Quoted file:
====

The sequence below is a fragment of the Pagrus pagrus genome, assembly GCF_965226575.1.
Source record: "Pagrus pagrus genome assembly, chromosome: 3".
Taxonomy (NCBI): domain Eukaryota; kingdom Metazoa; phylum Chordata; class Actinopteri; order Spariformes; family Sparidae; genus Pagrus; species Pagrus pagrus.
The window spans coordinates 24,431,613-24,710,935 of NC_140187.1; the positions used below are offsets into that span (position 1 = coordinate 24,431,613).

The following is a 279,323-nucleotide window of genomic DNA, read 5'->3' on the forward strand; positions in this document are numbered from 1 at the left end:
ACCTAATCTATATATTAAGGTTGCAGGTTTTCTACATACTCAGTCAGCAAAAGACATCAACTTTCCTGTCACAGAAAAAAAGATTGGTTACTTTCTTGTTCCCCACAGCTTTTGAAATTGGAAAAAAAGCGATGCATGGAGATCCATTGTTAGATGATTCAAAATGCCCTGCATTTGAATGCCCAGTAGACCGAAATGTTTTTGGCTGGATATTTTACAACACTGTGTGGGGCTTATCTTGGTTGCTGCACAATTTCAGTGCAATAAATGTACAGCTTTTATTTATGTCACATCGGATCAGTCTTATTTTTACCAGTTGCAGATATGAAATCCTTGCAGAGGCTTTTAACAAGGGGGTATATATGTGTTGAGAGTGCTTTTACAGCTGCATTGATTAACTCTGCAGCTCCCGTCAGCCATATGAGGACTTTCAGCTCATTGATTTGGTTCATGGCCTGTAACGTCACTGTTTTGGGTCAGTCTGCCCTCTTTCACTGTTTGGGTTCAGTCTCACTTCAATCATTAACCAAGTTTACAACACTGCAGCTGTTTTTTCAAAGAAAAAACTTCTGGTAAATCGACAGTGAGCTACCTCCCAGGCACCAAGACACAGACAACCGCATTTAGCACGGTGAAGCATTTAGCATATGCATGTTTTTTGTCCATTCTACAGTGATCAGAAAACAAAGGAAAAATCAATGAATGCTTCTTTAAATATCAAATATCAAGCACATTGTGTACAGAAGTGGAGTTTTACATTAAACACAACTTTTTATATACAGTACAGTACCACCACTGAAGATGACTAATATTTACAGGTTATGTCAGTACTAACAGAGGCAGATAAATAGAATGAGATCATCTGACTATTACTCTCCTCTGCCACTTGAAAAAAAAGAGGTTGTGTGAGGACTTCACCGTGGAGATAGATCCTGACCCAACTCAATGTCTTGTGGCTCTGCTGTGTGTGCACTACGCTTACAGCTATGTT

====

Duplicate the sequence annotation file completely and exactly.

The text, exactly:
The sequence below is a fragment of the Pagrus pagrus genome, assembly GCF_965226575.1.
Source record: "Pagrus pagrus genome assembly, chromosome: 3".
Taxonomy (NCBI): domain Eukaryota; kingdom Metazoa; phylum Chordata; class Actinopteri; order Spariformes; family Sparidae; genus Pagrus; species Pagrus pagrus.
The window spans coordinates 24,431,613-24,710,935 of NC_140187.1; the positions used below are offsets into that span (position 1 = coordinate 24,431,613).

The following is a 279,323-nucleotide window of genomic DNA, read 5'->3' on the forward strand; positions in this document are numbered from 1 at the left end:
ACCTAATCTATATATTAAGGTTGCAGGTTTTCTACATACTCAGTCAGCAAAAGACATCAACTTTCCTGTCACAGAAAAAAAGATTGGTTACTTTCTTGTTCCCCACAGCTTTTGAAATTGGAAAAAAAGCGATGCATGGAGATCCATTGTTAGATGATTCAAAATGCCCTGCATTTGAATGCCCAGTAGACCGAAATGTTTTTGGCTGGATATTTTACAACACTGTGTGGGGCTTATCTTGGTTGCTGCACAATTTCAGTGCAATAAATGTACAGCTTTTATTTATGTCACATCGGATCAGTCTTATTTTTACCAGTTGCAGATATGAAATCCTTGCAGAGGCTTTTAACAAGGGGGTATATATGTGTTGAGAGTGCTTTTACAGCTGCATTGATTAACTCTGCAGCTCCCGTCAGCCATATGAGGACTTTCAGCTCATTGATTTGGTTCATGGCCTGTAACGTCACTGTTTTGGGTCAGTCTGCCCTCTTTCACTGTTTGGGTTCAGTCTCACTTCAATCATTAACCAAGTTTACAACACTGCAGCTGTTTTTTCAAAGAAAAAACTTCTGGTAAATCGACAGTGAGCTACCTCCCAGGCACCAAGACACAGACAACCGCATTTAGCACGGTGAAGCATTTAGCATATGCATGTTTTTTGTCCATTCTACAGTGATCAGAAAACAAAGGAAAAATCAATGAATGCTTCTTTAAATATCAAATATCAAGCACATTGTGTACAGAAGTGGAGTTTTACATTAAACACAACTTTTTATATACAGTACAGTACCACCACTGAAGATGACTAATATTTACAGGTTATGTCAGTACTAACAGAGGCAGATAAATAGAATGAGATCATCTGACTATTACTCTCCTCTGCCACTTGAAAAAAAAGAGGTTGTGTGAGGACTTCACCGTGGAGATAGATCCTGACCCAACTCAATGTCTTGTGGCTCTGCTGTGTGTGCACTACGCTTACAGCTATGTT